The major figure was Lester Bangs - you may remember his portrayal by Philip Seymour Hoffman in
“Almost Famous.” Bangs was a very disturbed man who saw himself as the last of the beats, and he understood that rock’n’roll had become not just a genre of music, but a complete lifestyle. Bangs didn’t just review music, he explained how you were a part of the revolution just by buying and understanding that stack of 45s by your turntable. While the ghost of Bangs hangs in every page of the new book, his collected writings, “Psychotic Reaction and Carburetor Dung” (Anchor Books, 1987,) which is still in print, makes for the perfect companion piece.

But “Creem” was more than just Bangs. In the book you have a small sampling of some of the other heavies that weighed in; Ian Hunter’s “Diary of a Rock Star,” Cameron Crowe (speaking of “Almost Famous”) writing about T. Rex, Nick Tosches’ early piece on Screamin’ Jay Hawkins, Charles Bukowski on The Rolling Stones, Patti Smith’s “Jukebox Cruci-Fix” where she wrote about the grave sites of some of the late, great overdosed rock gods.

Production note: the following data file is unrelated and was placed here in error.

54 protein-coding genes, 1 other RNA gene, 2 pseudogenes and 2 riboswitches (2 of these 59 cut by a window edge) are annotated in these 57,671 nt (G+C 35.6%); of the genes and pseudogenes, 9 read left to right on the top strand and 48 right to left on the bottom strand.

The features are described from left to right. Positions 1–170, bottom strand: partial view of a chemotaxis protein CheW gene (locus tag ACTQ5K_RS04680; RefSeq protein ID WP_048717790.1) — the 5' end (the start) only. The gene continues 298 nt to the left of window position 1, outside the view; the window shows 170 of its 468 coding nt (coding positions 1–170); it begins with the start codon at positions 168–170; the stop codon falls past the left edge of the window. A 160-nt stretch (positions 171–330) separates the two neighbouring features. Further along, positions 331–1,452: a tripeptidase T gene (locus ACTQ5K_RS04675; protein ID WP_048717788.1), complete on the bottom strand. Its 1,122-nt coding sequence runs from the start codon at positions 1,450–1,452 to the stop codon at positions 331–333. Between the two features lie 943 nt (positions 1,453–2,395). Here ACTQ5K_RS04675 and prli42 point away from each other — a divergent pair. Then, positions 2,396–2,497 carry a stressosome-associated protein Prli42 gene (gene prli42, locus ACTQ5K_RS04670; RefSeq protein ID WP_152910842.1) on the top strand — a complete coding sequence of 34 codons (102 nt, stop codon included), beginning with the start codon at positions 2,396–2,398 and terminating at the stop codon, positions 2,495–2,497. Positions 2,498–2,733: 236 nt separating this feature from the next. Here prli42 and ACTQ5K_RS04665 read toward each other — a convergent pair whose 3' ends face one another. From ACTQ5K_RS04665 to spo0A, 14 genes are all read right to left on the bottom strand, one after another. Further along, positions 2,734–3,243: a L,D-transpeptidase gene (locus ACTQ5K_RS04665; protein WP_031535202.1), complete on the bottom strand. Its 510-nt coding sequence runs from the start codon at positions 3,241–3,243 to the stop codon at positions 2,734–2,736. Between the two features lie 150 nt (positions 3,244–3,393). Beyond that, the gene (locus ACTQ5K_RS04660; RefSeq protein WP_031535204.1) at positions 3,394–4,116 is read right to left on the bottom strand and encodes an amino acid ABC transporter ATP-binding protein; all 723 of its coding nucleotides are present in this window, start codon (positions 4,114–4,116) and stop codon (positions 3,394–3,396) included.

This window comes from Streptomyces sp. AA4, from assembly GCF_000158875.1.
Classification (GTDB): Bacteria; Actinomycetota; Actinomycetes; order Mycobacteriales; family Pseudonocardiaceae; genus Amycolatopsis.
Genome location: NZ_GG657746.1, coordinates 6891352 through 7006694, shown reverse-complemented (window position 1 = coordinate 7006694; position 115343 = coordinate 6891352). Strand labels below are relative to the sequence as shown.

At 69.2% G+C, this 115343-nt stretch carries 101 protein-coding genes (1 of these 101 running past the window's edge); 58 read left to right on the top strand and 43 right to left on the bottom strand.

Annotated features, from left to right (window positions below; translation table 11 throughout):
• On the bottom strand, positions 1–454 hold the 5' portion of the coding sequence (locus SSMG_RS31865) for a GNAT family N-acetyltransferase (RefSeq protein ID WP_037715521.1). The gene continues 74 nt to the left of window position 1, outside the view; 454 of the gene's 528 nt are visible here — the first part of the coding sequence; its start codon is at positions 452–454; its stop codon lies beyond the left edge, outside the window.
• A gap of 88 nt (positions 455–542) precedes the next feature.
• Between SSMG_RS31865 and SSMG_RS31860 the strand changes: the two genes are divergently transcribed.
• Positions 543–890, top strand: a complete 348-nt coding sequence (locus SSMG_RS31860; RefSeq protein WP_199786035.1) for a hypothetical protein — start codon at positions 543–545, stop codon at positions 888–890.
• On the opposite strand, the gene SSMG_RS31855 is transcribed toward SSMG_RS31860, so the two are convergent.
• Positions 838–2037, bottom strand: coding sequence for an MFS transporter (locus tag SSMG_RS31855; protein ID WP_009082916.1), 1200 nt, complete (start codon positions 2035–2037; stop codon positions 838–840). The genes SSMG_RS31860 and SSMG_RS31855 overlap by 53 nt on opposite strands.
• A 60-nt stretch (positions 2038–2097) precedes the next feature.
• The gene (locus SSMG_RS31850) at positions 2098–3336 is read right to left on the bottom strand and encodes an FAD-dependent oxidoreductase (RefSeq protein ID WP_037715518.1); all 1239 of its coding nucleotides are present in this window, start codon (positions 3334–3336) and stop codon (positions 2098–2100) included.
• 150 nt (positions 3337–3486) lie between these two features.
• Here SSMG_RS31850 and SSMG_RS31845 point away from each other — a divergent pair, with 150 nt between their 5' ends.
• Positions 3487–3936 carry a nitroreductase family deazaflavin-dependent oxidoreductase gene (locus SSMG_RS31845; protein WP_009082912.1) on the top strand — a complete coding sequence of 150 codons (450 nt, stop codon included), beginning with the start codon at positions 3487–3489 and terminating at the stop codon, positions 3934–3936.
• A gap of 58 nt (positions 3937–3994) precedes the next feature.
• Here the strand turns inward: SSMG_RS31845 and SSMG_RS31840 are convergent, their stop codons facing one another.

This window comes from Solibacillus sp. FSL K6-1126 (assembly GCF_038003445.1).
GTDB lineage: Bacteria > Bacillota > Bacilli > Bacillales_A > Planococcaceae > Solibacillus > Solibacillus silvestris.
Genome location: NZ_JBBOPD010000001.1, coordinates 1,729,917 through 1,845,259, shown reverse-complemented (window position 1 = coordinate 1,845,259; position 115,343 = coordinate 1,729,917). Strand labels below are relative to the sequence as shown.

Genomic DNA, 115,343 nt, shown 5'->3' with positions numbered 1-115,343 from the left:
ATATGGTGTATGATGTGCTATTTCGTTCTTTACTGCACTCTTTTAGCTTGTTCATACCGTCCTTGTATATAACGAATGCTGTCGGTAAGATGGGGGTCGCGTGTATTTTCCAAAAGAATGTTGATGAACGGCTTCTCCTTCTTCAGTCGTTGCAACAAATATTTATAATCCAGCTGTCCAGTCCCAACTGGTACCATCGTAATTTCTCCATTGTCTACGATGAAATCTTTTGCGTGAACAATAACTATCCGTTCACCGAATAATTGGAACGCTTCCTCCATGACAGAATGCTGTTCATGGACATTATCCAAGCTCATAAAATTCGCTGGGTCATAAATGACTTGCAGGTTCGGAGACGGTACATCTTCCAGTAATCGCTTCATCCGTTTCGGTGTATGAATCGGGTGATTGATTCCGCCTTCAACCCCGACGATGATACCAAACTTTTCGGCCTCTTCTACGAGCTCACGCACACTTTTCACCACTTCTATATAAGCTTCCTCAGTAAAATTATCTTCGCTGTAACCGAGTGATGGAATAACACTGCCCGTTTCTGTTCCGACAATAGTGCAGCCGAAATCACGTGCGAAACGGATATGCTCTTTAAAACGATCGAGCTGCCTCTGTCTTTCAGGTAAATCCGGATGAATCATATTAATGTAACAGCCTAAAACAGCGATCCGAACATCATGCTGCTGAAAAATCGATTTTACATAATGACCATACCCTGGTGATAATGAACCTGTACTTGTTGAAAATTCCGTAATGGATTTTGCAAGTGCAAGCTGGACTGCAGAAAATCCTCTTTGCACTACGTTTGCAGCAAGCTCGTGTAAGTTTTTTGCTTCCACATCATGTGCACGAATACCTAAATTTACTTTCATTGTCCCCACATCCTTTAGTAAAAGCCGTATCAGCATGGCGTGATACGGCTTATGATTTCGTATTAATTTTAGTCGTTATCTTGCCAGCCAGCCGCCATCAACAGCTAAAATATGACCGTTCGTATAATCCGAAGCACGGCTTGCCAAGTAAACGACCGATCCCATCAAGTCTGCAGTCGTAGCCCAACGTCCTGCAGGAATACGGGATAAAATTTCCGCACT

The images of the magazine are iconic; like the first photo spread most people saw of Iggy pop, back in his lean and mean years with The Stooges, attacking an audience member, Jimmy Page backlit and haloed with his bow and guitar on stage, and Lou Reed in his brief blonde period, with sunglasses, black wife beater, and microphone in hand. Sadly the only major image that didn’t make it into the book is Bowie on his knees in front of Mick Ronson as Ronson played guitar (the photo was referenced in “The Velvet Goldmine.”)

There are also the running jokes, especially Boy Howdy Beer, a fictitious brand, where nearly every major rock star posed with a can for their “profile” which ran in the magazine. I knew people back in the 1970s who scoured the earth trying to find a six-pack. The mascot of the magazine, a bottle of “Boy Howdy” beer, was drawn by Robert Crumb for $50. It was part of the over-all bad attitude and drug-addled shock effect of the magazine. You also get a nude photo of Martin Mull - for some damn reason - Grace Slick with a boob hanging out, Keith Moon in drag, Alice Cooper wearing a “Creem” t-shirt and ripped shorts. “Creem” didn’t care you thought they were gay, a bunch of heroin addicts, or out to bring about the decline of Western civilization; in truth they were a mixture of all three.